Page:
Friday, 25 November 2016

How to Stop Blaming Yourself for Your Loved One's Addiction - By M.Lujan


It’s difficult to watch our loved ones spiral into their addiction. Sometimes, it can become so painful that we start to question if we’re responsible for what has happened to them. However, friends and family members of addicts can stop placing the blame on themselves by utilizing something called "The 3 C's Rule." The three C’s stand for “I didn’t Cause it,” “I can’t Cure it,” and “I can’t Control it." To help you get rid of guilt and guard your mental health, here’s an in-depth explanation of the three C’s.
 1. “I didn’t Cause it.” Generally, this is an important mantra when it comes to healthy relationships. The rule of three C’s operates from the belief that everyone is responsible for their own actions and behaviors, including the addict and those who love them. When talking to someone who is in the throes of addiction, they may resort to blaming statements such as, “you drove me to use,” “you made me do this,” or “because of you, now I can’t stop.” These kinds of hurtful statements are often used as a manipulation tactic to guilt the loved one into handing them more money or giving them one more chance. In short, they want to be enabled. Often, these statements also indicate that the addict is not ready to identify themselves as the true source of the problem and is instead looking for a scapegoat. Don’t fall victim to these statements. It can be easy to think that when someone treats us poorly, there must be a justified reason for it. However, “I didn’t cause it” forces us to recognize that we are not responsible for another person’s behavior, only our own.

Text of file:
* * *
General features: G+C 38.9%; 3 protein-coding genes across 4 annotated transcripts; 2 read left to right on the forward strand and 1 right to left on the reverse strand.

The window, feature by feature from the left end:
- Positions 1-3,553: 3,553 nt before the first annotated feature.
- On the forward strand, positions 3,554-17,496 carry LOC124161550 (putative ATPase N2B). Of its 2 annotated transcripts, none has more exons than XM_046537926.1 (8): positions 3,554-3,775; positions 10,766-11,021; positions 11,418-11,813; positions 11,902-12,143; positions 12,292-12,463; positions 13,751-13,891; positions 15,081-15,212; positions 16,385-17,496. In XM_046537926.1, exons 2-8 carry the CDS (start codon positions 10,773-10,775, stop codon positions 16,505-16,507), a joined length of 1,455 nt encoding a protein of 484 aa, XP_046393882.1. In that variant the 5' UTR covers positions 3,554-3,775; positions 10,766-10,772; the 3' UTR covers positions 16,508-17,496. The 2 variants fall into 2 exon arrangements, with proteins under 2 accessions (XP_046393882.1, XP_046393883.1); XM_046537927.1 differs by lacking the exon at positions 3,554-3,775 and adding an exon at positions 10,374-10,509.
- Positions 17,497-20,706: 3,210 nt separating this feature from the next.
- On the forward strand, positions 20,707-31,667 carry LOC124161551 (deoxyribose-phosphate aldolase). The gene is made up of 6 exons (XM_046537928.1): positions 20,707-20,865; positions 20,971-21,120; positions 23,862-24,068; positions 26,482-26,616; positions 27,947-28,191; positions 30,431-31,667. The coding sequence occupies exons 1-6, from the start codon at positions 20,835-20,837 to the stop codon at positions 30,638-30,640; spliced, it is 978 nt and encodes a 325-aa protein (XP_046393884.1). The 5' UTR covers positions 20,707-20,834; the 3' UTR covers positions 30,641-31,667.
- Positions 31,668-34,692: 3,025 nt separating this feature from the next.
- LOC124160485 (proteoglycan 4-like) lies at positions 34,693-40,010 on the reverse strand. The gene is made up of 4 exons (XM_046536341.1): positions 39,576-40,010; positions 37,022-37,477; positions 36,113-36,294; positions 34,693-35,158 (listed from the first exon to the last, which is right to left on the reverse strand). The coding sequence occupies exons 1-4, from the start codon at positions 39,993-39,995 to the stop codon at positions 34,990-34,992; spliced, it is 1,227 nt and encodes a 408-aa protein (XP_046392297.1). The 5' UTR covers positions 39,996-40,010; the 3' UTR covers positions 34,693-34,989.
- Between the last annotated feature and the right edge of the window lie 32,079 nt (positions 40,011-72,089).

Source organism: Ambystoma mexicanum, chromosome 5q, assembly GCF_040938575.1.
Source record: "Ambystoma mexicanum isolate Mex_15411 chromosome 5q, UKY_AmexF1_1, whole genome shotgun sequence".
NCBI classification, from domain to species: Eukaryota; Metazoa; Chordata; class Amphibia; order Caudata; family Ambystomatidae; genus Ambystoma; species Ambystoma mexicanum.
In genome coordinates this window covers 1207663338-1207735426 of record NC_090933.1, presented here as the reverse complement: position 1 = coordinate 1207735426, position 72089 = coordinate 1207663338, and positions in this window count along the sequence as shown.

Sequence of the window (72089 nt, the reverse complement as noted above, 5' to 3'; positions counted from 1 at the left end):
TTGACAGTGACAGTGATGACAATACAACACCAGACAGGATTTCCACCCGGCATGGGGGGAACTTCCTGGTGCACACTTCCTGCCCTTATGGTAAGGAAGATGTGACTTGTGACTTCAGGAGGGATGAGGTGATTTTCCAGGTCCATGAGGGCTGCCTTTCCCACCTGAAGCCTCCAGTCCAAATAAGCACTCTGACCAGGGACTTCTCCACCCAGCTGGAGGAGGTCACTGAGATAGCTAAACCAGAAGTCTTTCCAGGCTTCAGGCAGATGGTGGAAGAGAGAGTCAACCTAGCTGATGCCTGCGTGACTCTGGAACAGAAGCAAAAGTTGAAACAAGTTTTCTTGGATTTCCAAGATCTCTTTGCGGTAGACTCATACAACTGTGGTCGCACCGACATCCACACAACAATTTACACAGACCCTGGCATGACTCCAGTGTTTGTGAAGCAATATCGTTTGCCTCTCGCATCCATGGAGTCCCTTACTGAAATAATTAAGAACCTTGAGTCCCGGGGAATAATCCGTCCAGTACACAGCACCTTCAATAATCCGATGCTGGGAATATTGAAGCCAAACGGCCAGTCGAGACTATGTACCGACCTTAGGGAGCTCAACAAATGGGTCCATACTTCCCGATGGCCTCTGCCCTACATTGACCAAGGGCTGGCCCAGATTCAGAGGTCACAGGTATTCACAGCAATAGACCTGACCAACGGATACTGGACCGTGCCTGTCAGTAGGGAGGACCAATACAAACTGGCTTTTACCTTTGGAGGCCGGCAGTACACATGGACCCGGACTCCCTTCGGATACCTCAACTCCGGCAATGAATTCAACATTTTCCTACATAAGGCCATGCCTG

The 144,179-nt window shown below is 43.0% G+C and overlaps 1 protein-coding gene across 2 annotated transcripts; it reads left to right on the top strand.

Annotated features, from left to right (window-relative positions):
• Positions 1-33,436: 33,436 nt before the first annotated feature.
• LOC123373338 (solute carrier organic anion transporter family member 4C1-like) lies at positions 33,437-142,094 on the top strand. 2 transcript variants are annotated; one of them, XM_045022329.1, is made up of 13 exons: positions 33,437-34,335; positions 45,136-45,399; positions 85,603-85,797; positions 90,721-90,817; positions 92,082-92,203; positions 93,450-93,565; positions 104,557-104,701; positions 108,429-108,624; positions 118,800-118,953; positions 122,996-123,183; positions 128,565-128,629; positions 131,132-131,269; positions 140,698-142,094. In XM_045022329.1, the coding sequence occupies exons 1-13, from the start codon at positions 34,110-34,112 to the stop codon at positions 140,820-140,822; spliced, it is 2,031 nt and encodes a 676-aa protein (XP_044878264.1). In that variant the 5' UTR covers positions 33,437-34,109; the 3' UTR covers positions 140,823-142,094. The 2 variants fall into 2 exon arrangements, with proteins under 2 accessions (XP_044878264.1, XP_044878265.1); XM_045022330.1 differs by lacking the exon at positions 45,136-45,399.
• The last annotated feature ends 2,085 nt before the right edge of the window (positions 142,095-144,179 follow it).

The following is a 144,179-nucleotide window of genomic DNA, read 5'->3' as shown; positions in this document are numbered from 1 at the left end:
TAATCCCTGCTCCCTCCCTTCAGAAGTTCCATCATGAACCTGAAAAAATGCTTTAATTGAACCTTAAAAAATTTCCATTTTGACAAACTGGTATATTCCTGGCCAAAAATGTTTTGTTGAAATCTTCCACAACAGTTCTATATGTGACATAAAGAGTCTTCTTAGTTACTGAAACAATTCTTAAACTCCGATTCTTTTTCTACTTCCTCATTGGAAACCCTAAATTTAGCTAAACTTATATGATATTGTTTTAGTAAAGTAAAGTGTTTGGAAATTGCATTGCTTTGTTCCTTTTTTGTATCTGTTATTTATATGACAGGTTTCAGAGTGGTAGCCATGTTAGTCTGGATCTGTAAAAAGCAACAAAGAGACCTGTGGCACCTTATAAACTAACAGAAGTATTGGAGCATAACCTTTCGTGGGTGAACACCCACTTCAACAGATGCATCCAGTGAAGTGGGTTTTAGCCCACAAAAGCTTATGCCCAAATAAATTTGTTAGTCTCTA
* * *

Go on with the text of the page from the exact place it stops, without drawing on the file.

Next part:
2. “I can’t Cure it.” As we desperately scramble for any sort of solution to our loved one’s disease, it is important to remember that there is no one-trick fix for all cases of addiction or mental illness. Different people respond differently to various types of treatment and require different lengths of time to get well. Additionally, this mantra reminds us that there is no hard and fast cure for addiction. The truth is, there will never be a day where an addict wakes up and will no longer be an alcoholic, and that will be the individual’s life long journey; hopefully in recovery. While there are resources available to help improve their lives, the temptation will always be there and holding out for an end-all be-all cure will only result in disappointment and failed expectations.
3. “I can’t Control it.” “I can’t cure it” reminds us that we alone cannot change anyone until they themselves are ready to change. Those that suffer from addiction or mental illness are often resistant to change and avoid treatment out of fear. As much as loved ones are tempted to force those suffering into treatment, rehabilitation programs find that treatment is more successful when those suffering are ready and willing to contribute to their healing. In this way, this mantra relieves the loved ones of their perceived burden of having to “fix them.” Often times it is the addict that becomes the focus of recovery, but the lives of family members also go through a traumatic change. Remember that there are support group that exist for your emotional recovery as well. After all, it is important to keep your emotional and mental well-being just as much of a priority as the addict’s in recovery.